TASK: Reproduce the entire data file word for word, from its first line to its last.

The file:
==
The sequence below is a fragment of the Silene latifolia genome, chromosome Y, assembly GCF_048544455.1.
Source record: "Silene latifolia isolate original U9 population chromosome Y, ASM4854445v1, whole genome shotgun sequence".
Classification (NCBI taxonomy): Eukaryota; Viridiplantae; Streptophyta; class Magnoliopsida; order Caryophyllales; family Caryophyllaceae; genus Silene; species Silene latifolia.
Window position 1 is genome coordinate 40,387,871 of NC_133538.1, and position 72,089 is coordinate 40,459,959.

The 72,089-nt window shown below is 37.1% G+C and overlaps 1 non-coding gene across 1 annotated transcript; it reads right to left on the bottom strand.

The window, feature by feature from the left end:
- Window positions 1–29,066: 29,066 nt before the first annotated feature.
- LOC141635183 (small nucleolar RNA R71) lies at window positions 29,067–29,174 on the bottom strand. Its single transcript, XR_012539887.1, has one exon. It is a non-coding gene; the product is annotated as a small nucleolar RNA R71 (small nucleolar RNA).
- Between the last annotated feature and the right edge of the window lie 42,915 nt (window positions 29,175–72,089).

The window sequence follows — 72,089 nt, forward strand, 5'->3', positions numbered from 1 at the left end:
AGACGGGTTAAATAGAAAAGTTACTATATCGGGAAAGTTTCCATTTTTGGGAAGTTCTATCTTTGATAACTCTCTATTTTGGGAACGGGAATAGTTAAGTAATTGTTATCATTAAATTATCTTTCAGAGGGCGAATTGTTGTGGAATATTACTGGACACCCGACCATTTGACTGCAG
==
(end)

The sequence below is a fragment of the Silene latifolia genome, chromosome Y, assembly GCF_048544455.1.
Source record: "Silene latifolia isolate original U9 population chromosome Y, ASM4854445v1, whole genome shotgun sequence".
Classification (NCBI taxonomy): Eukaryota; Viridiplantae; Streptophyta; class Magnoliopsida; order Caryophyllales; family Caryophyllaceae; genus Silene; species Silene latifolia.
Window position 1 is genome coordinate 40,387,871 of NC_133538.1, and position 72,089 is coordinate 40,459,959.

The 72,089-nt window shown below is 37.1% G+C and overlaps 1 non-coding gene across 1 annotated transcript; it reads right to left on the bottom strand.

The window, feature by feature from the left end:
- Window positions 1–29,066: 29,066 nt before the first annotated feature.
- LOC141635183 (small nucleolar RNA R71) lies at window positions 29,067–29,174 on the bottom strand. Its single transcript, XR_012539887.1, has one exon. It is a non-coding gene; the product is annotated as a small nucleolar RNA R71 (small nucleolar RNA).
- Between the last annotated feature and the right edge of the window lie 42,915 nt (window positions 29,175–72,089).

The window sequence follows — 72,089 nt, forward strand, 5'->3', positions numbered from 1 at the left end:
AGACGGGTTAAATAGAAAAGTTACTATATCGGGAAAGTTTCCATTTTTGGGAAGTTCTATCTTTGATAACTCTCTATTTTGGGAACGGGAATAGTTAAGTAATTGTTATCATTAAATTATCTTTCAGAGGGCGAATTGTTGTGGAATATTACTGGACACCCGACCATTTGACTGCAG